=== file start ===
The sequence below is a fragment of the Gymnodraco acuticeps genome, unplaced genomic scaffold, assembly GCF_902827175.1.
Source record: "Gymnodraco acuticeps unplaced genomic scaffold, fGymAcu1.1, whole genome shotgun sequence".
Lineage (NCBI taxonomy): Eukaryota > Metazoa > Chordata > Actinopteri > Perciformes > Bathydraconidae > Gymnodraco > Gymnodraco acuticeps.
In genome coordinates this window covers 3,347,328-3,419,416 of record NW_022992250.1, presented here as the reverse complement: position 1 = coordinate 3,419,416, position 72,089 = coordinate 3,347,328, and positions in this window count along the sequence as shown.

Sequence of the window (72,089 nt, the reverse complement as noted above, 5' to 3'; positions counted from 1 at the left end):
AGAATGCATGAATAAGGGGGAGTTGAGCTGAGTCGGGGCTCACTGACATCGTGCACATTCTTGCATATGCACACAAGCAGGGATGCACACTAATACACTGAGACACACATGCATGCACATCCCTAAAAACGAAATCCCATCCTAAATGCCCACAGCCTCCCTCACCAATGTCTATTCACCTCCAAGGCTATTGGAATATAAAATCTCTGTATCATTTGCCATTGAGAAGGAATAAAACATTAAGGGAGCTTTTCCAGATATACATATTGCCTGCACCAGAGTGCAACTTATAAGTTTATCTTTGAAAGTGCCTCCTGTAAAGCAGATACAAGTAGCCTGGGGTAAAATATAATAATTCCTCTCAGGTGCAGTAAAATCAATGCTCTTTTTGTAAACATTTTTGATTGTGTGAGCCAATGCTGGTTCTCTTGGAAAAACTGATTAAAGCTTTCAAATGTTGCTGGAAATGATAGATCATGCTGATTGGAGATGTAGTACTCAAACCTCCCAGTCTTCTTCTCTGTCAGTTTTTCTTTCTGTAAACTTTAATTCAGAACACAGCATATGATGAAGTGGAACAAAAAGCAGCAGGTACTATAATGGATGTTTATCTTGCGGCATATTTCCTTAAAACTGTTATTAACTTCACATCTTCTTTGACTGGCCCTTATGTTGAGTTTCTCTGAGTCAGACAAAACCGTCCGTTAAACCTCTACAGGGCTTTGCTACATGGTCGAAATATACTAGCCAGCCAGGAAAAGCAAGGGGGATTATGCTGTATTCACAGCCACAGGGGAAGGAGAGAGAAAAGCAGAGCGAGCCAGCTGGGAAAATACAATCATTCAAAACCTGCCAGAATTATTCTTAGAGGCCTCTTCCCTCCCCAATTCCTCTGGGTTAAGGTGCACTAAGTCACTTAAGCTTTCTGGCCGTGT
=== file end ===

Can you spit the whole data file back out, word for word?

The sequence below is a fragment of the Gymnodraco acuticeps genome, unplaced genomic scaffold, assembly GCF_902827175.1.
Source record: "Gymnodraco acuticeps unplaced genomic scaffold, fGymAcu1.1, whole genome shotgun sequence".
Lineage (NCBI taxonomy): Eukaryota > Metazoa > Chordata > Actinopteri > Perciformes > Bathydraconidae > Gymnodraco > Gymnodraco acuticeps.
In genome coordinates this window covers 3,347,328-3,419,416 of record NW_022992250.1, presented here as the reverse complement: position 1 = coordinate 3,419,416, position 72,089 = coordinate 3,347,328, and positions in this window count along the sequence as shown.

Sequence of the window (72,089 nt, the reverse complement as noted above, 5' to 3'; positions counted from 1 at the left end):
AGAATGCATGAATAAGGGGGAGTTGAGCTGAGTCGGGGCTCACTGACATCGTGCACATTCTTGCATATGCACACAAGCAGGGATGCACACTAATACACTGAGACACACATGCATGCACATCCCTAAAAACGAAATCCCATCCTAAATGCCCACAGCCTCCCTCACCAATGTCTATTCACCTCCAAGGCTATTGGAATATAAAATCTCTGTATCATTTGCCATTGAGAAGGAATAAAACATTAAGGGAGCTTTTCCAGATATACATATTGCCTGCACCAGAGTGCAACTTATAAGTTTATCTTTGAAAGTGCCTCCTGTAAAGCAGATACAAGTAGCCTGGGGTAAAATATAATAATTCCTCTCAGGTGCAGTAAAATCAATGCTCTTTTTGTAAACATTTTTGATTGTGTGAGCCAATGCTGGTTCTCTTGGAAAAACTGATTAAAGCTTTCAAATGTTGCTGGAAATGATAGATCATGCTGATTGGAGATGTAGTACTCAAACCTCCCAGTCTTCTTCTCTGTCAGTTTTTCTTTCTGTAAACTTTAATTCAGAACACAGCATATGATGAAGTGGAACAAAAAGCAGCAGGTACTATAATGGATGTTTATCTTGCGGCATATTTCCTTAAAACTGTTATTAACTTCACATCTTCTTTGACTGGCCCTTATGTTGAGTTTCTCTGAGTCAGACAAAACCGTCCGTTAAACCTCTACAGGGCTTTGCTACATGGTCGAAATATACTAGCCAGCCAGGAAAAGCAAGGGGGATTATGCTGTATTCACAGCCACAGGGGAAGGAGAGAGAAAAGCAGAGCGAGCCAGCTGGGAAAATACAATCATTCAAAACCTGCCAGAATTATTCTTAGAGGCCTCTTCCCTCCCCAATTCCTCTGGGTTAAGGTGCACTAAGTCACTTAAGCTTTCTGGCCGTGT